Adebunmi Gbadebo is a visual artist who creates sculptures, paintings, prints, and paper using human hair sourced from people of the African diaspora. Rejecting traditional art materials, Gbadebo saw hair as a means to center her people and their histories as central to the narratives in her work. Born in New Jersey and based in Newark, Gbadebo first gained recognition in 2015 exhibiting in her first solo exhibition curated by Adrienne Wheeler at the Paul Robeson Gallery at Rutgers University, Newark, NJ while earning a BFA at the School of Visual Arts, NY.
Gbadebo’s work is included in the permanent collection at the Smithsonian National Museum of African Art, the Minneapolis Institute of Art, and the Minnesota Museum of American Art. Gbadebo’s work has been presented in numerous exhibitions in the United States, Asia, and Europe, including the Dhaka Art Summit, Bangladesh; 1-54 Contemporary African Art Fair, London; Minneapolis Institute of Art, Minneapolis; Untitled Art Fair, Miami; Chashama, New York; Morris Art Dodge Foundation, New Jersey; College of Saint Elizabeth, New Jersey; amongst others. She has been written about in publications such as the New York Times, Hyperallergic, The Australian Sydney Morning Herald, Artspace, Ocula, Hypebeast, and Afropunk. Gbadebo’s residencies include The Clay Studio, Philadelphia, and the Vermont Studio Center. She has been broadcast on BBC Newsday and Talke TV (Nigeria) and has given talks at the Museum of the African Diaspora, Spence School, and the Newark Museum. Adebunmi is currently represented by Claire Oliver Gallery, Harlem, NY.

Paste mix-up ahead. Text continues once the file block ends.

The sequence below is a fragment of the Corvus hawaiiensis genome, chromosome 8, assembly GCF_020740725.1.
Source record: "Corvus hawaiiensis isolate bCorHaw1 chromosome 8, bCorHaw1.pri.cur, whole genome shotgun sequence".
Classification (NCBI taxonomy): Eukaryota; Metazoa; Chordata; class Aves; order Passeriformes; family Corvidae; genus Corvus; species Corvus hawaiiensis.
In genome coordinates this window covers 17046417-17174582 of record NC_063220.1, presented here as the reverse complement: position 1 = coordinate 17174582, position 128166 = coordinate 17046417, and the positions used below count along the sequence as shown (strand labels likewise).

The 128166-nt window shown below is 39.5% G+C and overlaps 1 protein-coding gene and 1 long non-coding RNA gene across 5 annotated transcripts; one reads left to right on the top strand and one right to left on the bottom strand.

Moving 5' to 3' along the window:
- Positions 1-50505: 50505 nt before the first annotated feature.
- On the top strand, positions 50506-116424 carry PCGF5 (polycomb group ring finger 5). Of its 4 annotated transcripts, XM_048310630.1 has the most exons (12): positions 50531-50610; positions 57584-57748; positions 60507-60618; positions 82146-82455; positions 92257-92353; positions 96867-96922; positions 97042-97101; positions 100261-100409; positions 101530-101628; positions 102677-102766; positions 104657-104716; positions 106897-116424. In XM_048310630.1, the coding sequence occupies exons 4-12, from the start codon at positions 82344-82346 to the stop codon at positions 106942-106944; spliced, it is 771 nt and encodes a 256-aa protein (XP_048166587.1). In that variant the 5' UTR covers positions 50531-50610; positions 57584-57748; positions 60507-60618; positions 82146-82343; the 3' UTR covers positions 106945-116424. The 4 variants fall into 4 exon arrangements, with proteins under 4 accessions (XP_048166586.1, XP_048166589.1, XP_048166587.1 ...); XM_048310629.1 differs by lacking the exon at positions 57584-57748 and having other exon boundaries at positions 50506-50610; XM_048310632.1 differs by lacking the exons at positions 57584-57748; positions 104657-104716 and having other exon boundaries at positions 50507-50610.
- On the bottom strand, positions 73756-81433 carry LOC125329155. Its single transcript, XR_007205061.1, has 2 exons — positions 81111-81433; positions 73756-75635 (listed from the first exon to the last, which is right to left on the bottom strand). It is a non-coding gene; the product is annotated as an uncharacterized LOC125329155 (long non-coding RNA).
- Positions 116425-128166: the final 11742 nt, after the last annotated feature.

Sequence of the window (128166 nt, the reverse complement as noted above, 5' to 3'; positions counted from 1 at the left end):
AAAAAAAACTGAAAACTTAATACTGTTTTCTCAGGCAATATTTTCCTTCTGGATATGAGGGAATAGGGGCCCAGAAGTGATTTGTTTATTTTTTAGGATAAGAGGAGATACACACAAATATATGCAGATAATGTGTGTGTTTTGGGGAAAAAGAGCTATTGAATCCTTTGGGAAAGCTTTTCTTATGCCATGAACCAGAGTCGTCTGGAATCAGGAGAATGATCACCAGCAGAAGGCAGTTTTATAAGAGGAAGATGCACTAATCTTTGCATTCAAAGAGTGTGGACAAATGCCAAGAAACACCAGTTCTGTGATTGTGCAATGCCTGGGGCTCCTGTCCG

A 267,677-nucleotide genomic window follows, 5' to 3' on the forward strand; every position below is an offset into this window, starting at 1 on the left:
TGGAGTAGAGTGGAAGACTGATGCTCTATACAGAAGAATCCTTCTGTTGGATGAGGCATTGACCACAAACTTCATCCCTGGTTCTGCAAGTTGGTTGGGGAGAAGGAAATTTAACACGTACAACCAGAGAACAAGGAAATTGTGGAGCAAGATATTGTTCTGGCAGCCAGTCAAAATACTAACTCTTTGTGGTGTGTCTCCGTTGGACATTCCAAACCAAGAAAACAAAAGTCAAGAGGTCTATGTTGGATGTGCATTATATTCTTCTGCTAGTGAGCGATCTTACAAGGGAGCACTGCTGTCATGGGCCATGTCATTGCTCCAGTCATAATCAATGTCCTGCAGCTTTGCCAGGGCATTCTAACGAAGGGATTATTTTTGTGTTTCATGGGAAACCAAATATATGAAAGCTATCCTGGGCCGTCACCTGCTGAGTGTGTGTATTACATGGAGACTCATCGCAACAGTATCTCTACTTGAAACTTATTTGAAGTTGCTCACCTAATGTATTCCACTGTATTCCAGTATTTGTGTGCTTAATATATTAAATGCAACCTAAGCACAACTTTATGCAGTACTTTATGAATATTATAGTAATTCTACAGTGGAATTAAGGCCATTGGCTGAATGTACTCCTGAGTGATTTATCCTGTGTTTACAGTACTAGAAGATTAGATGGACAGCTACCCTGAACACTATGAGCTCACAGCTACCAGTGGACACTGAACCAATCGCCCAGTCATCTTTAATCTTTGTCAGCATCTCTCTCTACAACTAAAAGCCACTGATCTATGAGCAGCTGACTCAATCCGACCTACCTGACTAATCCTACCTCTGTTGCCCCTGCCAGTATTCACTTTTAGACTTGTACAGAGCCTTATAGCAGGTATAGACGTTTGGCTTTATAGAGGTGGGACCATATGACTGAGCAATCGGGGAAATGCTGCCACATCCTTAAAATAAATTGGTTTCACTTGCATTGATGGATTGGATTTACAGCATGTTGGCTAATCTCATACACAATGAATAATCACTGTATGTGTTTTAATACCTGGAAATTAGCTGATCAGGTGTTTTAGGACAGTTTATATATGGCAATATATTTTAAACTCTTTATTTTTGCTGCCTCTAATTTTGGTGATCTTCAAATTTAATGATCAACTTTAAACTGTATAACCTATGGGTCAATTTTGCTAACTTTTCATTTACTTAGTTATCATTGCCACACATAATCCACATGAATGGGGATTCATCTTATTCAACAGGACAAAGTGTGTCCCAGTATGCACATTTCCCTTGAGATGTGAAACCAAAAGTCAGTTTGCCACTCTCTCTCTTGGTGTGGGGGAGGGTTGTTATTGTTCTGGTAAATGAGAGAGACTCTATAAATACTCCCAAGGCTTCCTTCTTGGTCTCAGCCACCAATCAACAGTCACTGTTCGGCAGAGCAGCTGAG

At The Clay Studio Adebunmi will be working on a new series, “Land for Sale” which focuses on True Blue Plantation in Fort Motte, South Carolina. In this series she will unearth the soil from True Blue Cemetery, the burial ground of her enslaved ancestors, and transform the land into ceramic sculpture. The profit from this series will be used to buy back and maintain parts of True Blue Plantation so that its descendants will have access to this site – interrupting a cycle of lost information. Gbadebo is guided by suggestions and evidence that soil can be a repository for memory and a space can be healed by activating its history.
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